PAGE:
they should really just get rid of the Bertha Blvd section and redesign everything over to where Bertha Ct intersects… perhaps turn the Bertha Blvd intersection into a Capitol Hwy intersection instead and get rid of the under/overpass…

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    • Seth Alford May 22, 2012 at 11:44 pm

      Crash corner, aka Beaverton-Hillsdale/Oleson/Scholls is worse.

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  • Barbara Stedman May 22, 2012 at 12:08 pm

    You can’t really change the angle of the street, but I just thought that putting the traffic light at the B-H/ Bertha interesection instead of at the BH/Capitol Hwy intersection a few yards further east would help a lot in this intersection.
    It also doesn’t help that there are no sidewalks whatsoever in this stretch of street. Sidewalks would at least remind cars that is an urban area not a highway. And occasional traffic enforcement would be good, too. There are lots of speeding cars and cars not yielding to stop signs or bicyclists.

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  • Spiffy May 22, 2012 at 12:20 pm

    Koin 6 Local News
    A 28-year-old pregnant woman broke her leg after her bicycle was struck by a car in Southwest Portland Tuesday morning.

    so she broke her own leg after she was struck by the car? I would have thought that she suffered a broken leg when she was struck by the car…

    ahhh, internet journalism…

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    • NW Biker May 22, 2012 at 1:45 pm

      I had the same thought while watching the Tour of California this past week. The commentators kept saying that Levi Leipheimer broke his leg, when in fact he’d been hit by a car while out training. Language choices are really influential in how we think.

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    • q`Tzal May 22, 2012 at 5:01 pm

      I suppose that her leg could have broken when she hit the ground. Technically after automotive impact.

      This seems more like an oblique way to impune the credibility of the cyclist by inferring that “she’s cycling while pregnant so she must be cRaZy”.

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  • Fred May 22, 2012 at 12:24 pm

    This is a bad area. I ride through here two to three times per week in the morning. First as you are riding east you have to watch out for the east/south bound cars turning right on the Bertha at high speeds. Then watch for the north/west bound cars turn left onto BH Hwy. Lastly, east/south bound cars turning right on to Bertha Court and buses that hog the lane. I have almost been hit at all three locations 🙁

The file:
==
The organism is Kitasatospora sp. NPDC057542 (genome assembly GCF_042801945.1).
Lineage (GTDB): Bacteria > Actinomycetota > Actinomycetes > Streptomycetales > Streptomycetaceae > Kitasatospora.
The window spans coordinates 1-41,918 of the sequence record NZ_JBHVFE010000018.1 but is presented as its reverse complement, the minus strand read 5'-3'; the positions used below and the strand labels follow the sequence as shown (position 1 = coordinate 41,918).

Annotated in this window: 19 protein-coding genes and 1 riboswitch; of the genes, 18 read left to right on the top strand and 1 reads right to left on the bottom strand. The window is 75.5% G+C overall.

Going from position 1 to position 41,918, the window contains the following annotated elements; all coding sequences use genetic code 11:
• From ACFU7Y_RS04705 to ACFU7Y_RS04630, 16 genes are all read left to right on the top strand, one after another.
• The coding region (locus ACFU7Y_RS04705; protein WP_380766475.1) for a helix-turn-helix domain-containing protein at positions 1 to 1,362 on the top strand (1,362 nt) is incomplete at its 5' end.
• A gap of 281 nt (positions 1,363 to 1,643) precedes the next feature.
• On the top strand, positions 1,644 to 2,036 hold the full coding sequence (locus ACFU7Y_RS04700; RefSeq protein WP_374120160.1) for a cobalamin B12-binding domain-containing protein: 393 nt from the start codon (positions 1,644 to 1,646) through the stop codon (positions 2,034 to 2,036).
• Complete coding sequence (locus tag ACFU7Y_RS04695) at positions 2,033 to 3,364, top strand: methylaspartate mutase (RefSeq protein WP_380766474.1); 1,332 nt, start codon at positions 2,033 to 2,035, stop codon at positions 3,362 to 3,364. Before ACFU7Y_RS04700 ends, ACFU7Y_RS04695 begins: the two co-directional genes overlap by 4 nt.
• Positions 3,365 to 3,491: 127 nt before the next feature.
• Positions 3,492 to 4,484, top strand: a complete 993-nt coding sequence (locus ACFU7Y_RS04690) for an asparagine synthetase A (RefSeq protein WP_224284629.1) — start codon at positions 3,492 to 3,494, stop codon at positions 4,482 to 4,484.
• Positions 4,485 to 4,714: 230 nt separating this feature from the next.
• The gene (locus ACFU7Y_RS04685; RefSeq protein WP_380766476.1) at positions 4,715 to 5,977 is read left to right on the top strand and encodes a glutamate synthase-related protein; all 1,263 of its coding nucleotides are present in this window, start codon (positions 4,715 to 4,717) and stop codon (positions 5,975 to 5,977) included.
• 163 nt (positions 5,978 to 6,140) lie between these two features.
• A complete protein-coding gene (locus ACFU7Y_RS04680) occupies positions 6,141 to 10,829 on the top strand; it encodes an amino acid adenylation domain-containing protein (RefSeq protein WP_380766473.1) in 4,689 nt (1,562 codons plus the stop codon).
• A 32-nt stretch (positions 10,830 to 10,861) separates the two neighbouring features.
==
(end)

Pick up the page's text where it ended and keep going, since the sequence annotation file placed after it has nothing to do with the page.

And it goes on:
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  • Paul Souders May 22, 2012 at 12:39 pm

    Gah what a mess. A good reminder though that slow speeds save lives. A collision at 5mph is survivable; a few seconds past this intersection onto Beaverton/Hillsdale Hwy, Poor would’ve been moving 45mph or better. Not so survivable.

    There are very few bike routes in/out of SW PDX (including all the westside suburbs) that don’t pass through Hillsdale. For westside commuters, Hillsdale is like Williams Ave, the Rose Quarter, Ladd Circle and the Springwater all rolled into one … but sharing lanes with Powell Blvd. On a hill.

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    • Barbara Stedman May 22, 2012 at 12:46 pm

      That is so true. Portland would not be number 1 bicycle city if SW Portland was the only area looked at. Bicycling might be great on the eastside. In SW it’s a mess. And because of the hills you can’t put in a lot of alternative routes either.

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    • JA May 22, 2012 at 1:45 pm

      Biking, walking and just generally being human in the SW would be vastly safer if there was even a hint of speed control on any of the major roads. Speed enforcement in Portland is sadly lacking in general, but in the SW speed limits are generally outright ignored.

      Would the driver have been as likely to overlook a slow-moving cyclist if she was looking at a distance to her west where should would expect to see traffic moving at the posted 30mph rather than far in the distance to anticipate traffic moving at the 45-50mph that are common on that stretch of road?

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      • davemess May 22, 2012 at 5:35 pm

        I don’t know that this would really be a problem at this type of day (ie. rush hour). In the morning this intersection gets backed up way past the interchange with Bertha. Likely she was just looking for a gap between the cars waiting for the light at Cap. Hwy.

        I rode this route daily for a year, and had a few closer calls. Usually I would just take the bus lane (what the right turning lane off of B-H turns into), that seemed to work better than the bike lane.

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  • John May 22, 2012 at 12:40 pm

    Man, I can’t imagine going through a pregnancy with a leg in a cast. Get well soon Ms. Belter. Also, there’s been a lot of bad news lately, so stay safe and alert out there everyone!

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  • GlowBoy May 22, 2012 at 12:50 pm

    I often ride through this same spot on the way home from work, and this morning I drove past it going the other way, about 45min after the incident. All I saw was a police motorcycle, and I thought maybe PPB was finally doing some much needed speed enforcement. Speed limit is 25 through Hillsdale (starting a block east of where this crash happened) and 30 at the crash site, but a lot of drivers treat it as a private freeway, oblivious to the many cyclists and many, MANY pedestrians around them. I drive it at the speed limit, and I regularly get tailgated and cut off like you wouldn’t believe.